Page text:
"Mrs. Dursley pretended she didn't have a sister",

so she has a sister and she doesn't like her sister, but she pretended, she acted like

she didn't have a sister because

Excuse me.

I like magic.

"…because her sister and her good-for-nothing husband were as unDursleyish as it was possible to be."

First, some excellent vocabulary, here.

A good-for-nothing person is someone who is good for nothing.

So, this is an insult, a negative, very negative thing to say about someone.

So: "Your good-for-nothing son", "Your good-for nothing sister", etc.

Her good-for-nothing husband, he had no value, no use,

were as unDursleyish as it was possible to be.

You will never, ever, ever, ever, ever, ever use this word outside of this book.

So, Dursley is the last name of the family, and I guess, you know, if you act in a specific

way you are Dursleyish.

"Dursleyish" is kind of an adjective that

J.K. Rowling made here.

And if you are unDursleyish, you are not acting like a Dursley acts.

Next: "The Dursleys shuttered to think what the neighbours would say if the Potters had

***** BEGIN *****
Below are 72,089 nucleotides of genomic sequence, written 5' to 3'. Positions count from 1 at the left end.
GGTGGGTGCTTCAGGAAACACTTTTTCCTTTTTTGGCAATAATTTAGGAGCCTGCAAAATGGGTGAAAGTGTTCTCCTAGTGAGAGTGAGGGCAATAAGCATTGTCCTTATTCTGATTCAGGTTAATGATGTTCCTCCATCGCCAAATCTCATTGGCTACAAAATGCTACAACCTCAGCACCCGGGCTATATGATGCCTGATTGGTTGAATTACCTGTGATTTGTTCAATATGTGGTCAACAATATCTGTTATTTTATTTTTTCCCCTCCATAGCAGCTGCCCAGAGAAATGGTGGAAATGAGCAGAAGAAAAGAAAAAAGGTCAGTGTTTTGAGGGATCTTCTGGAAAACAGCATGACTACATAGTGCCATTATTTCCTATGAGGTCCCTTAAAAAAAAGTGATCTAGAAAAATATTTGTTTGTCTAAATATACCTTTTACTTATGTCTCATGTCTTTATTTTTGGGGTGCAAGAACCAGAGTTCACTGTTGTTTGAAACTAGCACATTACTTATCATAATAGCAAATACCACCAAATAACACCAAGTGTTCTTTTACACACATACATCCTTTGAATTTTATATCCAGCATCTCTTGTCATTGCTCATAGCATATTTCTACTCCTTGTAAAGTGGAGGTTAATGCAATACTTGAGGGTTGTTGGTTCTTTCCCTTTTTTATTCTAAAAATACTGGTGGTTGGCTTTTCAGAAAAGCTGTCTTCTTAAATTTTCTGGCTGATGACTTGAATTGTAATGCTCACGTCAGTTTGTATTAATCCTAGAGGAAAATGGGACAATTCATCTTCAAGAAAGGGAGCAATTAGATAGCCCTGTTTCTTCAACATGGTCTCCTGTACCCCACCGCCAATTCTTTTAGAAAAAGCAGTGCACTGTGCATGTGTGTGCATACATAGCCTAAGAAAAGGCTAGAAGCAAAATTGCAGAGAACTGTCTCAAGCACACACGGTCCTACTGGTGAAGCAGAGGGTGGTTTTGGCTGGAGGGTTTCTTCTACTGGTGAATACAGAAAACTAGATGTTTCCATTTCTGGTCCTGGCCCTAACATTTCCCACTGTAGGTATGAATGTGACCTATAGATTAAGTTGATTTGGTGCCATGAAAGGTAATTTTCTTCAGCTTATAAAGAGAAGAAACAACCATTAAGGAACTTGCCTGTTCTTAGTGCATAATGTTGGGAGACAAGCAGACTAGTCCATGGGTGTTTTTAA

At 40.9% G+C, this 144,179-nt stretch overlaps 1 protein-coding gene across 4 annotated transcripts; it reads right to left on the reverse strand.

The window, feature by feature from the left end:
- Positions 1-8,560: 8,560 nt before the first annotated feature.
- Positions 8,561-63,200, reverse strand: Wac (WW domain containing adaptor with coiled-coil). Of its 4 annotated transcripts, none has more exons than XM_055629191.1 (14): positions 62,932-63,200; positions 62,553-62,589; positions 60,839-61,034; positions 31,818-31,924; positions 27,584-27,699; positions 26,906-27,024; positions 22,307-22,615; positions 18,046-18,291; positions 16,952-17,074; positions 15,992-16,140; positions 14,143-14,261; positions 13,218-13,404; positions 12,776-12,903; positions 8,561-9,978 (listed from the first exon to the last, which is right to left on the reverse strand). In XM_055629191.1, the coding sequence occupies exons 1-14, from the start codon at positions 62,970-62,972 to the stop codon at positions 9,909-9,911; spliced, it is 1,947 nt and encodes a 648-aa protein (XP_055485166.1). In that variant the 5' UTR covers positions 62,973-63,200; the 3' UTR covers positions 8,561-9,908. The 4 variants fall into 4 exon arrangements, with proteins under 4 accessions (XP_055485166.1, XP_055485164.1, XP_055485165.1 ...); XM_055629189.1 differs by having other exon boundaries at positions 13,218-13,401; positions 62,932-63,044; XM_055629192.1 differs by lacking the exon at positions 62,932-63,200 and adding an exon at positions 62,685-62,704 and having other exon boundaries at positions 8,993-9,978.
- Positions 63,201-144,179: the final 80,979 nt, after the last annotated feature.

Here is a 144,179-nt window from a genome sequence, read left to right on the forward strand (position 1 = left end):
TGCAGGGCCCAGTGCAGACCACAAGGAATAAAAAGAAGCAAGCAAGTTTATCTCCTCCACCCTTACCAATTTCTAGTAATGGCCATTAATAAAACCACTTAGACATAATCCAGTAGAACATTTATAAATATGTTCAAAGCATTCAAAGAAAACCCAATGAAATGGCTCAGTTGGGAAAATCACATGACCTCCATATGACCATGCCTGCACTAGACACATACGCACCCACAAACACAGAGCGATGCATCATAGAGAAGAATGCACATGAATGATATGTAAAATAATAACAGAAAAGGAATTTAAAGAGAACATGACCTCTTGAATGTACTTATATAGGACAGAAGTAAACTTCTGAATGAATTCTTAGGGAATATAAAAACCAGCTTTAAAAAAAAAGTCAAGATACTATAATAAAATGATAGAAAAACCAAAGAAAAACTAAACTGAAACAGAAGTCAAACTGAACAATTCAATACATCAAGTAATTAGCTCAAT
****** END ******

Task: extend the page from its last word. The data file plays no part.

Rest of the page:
a small son too, but they had never seen him."

So, they shuttered to think.

If you shutter to think, it means you are just very afraid of what other people would

say about you.

They didn't want to think: What would happen if their neighbours discovered that their,

you know, Mrs. Dursley's sister had a son, and they had never seen Mrs. Dursley's son,

Mr. Dursley's sister's son.

It's a mouthful. Sorry.

Moving on to page eight: "Mr. Dursley hummed as he picked out his most boring tie"

-I'll get off screen, here-

"for work and Mrs. Dursley gossiped away happily as she wrestled a screaming

Dudley into his highchair."

So this is the morning routine of the Dursleys.

Mr. Dursley hummed: "Hmm, hmm, hmm, hmm, hmm, hmm, hmm, hmm, hmm, hmm, hmm, hmm",